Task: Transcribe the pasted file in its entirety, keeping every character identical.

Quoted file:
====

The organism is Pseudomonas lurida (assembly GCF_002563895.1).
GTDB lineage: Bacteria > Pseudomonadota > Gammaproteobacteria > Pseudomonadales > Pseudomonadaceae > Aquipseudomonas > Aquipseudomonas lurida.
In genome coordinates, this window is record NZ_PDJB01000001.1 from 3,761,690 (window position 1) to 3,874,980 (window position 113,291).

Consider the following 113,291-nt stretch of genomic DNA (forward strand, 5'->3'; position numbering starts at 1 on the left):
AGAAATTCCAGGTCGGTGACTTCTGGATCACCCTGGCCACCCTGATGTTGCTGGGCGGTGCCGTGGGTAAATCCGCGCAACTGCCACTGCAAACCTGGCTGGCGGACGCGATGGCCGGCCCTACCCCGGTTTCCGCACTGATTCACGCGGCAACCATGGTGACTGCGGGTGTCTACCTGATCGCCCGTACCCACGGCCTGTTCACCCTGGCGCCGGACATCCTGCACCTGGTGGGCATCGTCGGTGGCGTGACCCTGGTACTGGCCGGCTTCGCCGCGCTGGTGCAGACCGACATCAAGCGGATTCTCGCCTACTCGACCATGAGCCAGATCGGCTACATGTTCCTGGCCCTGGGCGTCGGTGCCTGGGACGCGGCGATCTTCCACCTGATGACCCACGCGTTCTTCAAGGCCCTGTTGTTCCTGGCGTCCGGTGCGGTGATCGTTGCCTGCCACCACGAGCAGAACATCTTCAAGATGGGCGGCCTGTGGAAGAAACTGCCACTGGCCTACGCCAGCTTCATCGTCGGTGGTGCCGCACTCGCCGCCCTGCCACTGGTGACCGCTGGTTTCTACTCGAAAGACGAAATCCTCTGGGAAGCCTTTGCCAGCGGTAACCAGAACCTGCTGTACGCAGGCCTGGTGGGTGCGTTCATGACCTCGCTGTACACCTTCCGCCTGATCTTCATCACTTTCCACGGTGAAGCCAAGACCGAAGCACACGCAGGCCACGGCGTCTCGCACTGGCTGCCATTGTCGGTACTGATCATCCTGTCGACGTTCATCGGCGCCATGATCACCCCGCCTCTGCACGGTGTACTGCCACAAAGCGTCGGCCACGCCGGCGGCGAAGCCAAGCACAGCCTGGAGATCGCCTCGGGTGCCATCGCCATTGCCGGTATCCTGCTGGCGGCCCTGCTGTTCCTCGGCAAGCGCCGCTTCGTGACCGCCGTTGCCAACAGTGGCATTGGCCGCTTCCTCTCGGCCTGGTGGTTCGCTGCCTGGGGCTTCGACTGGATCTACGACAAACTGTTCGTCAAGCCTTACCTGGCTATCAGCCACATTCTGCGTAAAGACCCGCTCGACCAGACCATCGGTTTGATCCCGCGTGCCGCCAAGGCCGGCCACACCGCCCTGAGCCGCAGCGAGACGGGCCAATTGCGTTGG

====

The organism is Pseudomonas lurida (assembly GCF_002563895.1).
GTDB lineage: Bacteria > Pseudomonadota > Gammaproteobacteria > Pseudomonadales > Pseudomonadaceae > Aquipseudomonas > Aquipseudomonas lurida.
In genome coordinates, this window is record NZ_PDJB01000001.1 from 3,761,690 (window position 1) to 3,874,980 (window position 113,291).

Consider the following 113,291-nt stretch of genomic DNA (forward strand, 5'->3'; position numbering starts at 1 on the left):
AGAAATTCCAGGTCGGTGACTTCTGGATCACCCTGGCCACCCTGATGTTGCTGGGCGGTGCCGTGGGTAAATCCGCGCAACTGCCACTGCAAACCTGGCTGGCGGACGCGATGGCCGGCCCTACCCCGGTTTCCGCACTGATTCACGCGGCAACCATGGTGACTGCGGGTGTCTACCTGATCGCCCGTACCCACGGCCTGTTCACCCTGGCGCCGGACATCCTGCACCTGGTGGGCATCGTCGGTGGCGTGACCCTGGTACTGGCCGGCTTCGCCGCGCTGGTGCAGACCGACATCAAGCGGATTCTCGCCTACTCGACCATGAGCCAGATCGGCTACATGTTCCTGGCCCTGGGCGTCGGTGCCTGGGACGCGGCGATCTTCCACCTGATGACCCACGCGTTCTTCAAGGCCCTGTTGTTCCTGGCGTCCGGTGCGGTGATCGTTGCCTGCCACCACGAGCAGAACATCTTCAAGATGGGCGGCCTGTGGAAGAAACTGCCACTGGCCTACGCCAGCTTCATCGTCGGTGGTGCCGCACTCGCCGCCCTGCCACTGGTGACCGCTGGTTTCTACTCGAAAGACGAAATCCTCTGGGAAGCCTTTGCCAGCGGTAACCAGAACCTGCTGTACGCAGGCCTGGTGGGTGCGTTCATGACCTCGCTGTACACCTTCCGCCTGATCTTCATCACTTTCCACGGTGAAGCCAAGACCGAAGCACACGCAGGCCACGGCGTCTCGCACTGGCTGCCATTGTCGGTACTGATCATCCTGTCGACGTTCATCGGCGCCATGATCACCCCGCCTCTGCACGGTGTACTGCCACAAAGCGTCGGCCACGCCGGCGGCGAAGCCAAGCACAGCCTGGAGATCGCCTCGGGTGCCATCGCCATTGCCGGTATCCTGCTGGCGGCCCTGCTGTTCCTCGGCAAGCGCCGCTTCGTGACCGCCGTTGCCAACAGTGGCATTGGCCGCTTCCTCTCGGCCTGGTGGTTCGCTGCCTGGGGCTTCGACTGGATCTACGACAAACTGTTCGTCAAGCCTTACCTGGCTATCAGCCACATTCTGCGTAAAGACCCGCTCGACCAGACCATCGGTTTGATCCCGCGTGCCGCCAAGGCCGGCCACACCGCCCTGAGCCGCAGCGAGACGGGCCAATTGCGTTGG